Case Report
Copyright ©2012 Baishideng Publishing Group Co.
World J Gastroenterol. Aug 7, 2012; 18(29): 3917-3920
Published online Aug 7, 2012. doi: 10.3748/wjg.v18.i29.3917
Figure 1
Figure 1 Abdominal X-rays. Gaseous overdistension of the small bowel. The arrow points the pneumatosis of the stomach wall.
Figure 2
Figure 2 Computed tomography of the abdomen. A: Pneumatosis of the wall of stomach and small bowel (arrow in the right). Intraparenchimal air in ventral portions of the left liver and fourth segment (arrow in the left); air within the branches of the mesenteric vein (arrow in the centre); B:Thrombosis of the celiacomesenteric trunk (CMT) (arrow). In the detail: common origin of celiac trunk (CT) and superior mesenteric artery (SMA) from the CMT.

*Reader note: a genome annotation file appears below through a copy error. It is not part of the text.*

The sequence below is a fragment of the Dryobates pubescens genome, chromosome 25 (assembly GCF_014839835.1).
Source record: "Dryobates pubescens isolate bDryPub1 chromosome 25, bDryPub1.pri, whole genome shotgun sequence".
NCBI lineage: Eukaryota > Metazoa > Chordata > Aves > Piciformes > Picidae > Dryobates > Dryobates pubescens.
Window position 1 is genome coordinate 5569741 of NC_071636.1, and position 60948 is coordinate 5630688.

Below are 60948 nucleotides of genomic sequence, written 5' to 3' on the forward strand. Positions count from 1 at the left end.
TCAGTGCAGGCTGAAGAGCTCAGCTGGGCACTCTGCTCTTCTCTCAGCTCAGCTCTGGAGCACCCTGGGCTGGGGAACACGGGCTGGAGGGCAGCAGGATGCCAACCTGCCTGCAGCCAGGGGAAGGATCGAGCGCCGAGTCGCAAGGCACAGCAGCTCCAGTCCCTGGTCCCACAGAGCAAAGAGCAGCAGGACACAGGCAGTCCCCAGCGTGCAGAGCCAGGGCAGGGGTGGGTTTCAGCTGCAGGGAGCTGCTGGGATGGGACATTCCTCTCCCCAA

Figure 3
Figure 3 Primitive splanchnic vascularisation. Ventral longitudinal anastomosis (Lang’s anastomosis) between four primitive splanchnic roots arising from the abdominal aorta.
Figure 4
Figure 4 Celiacomesenteric trunk. Retention of the ventral longitudinal anastomosis higher than the fourth root keeps one or more celiac trunk branches with the superior mesenteric artery, disappearance of the first or fourth root causes a common celiacomesenteric trunk.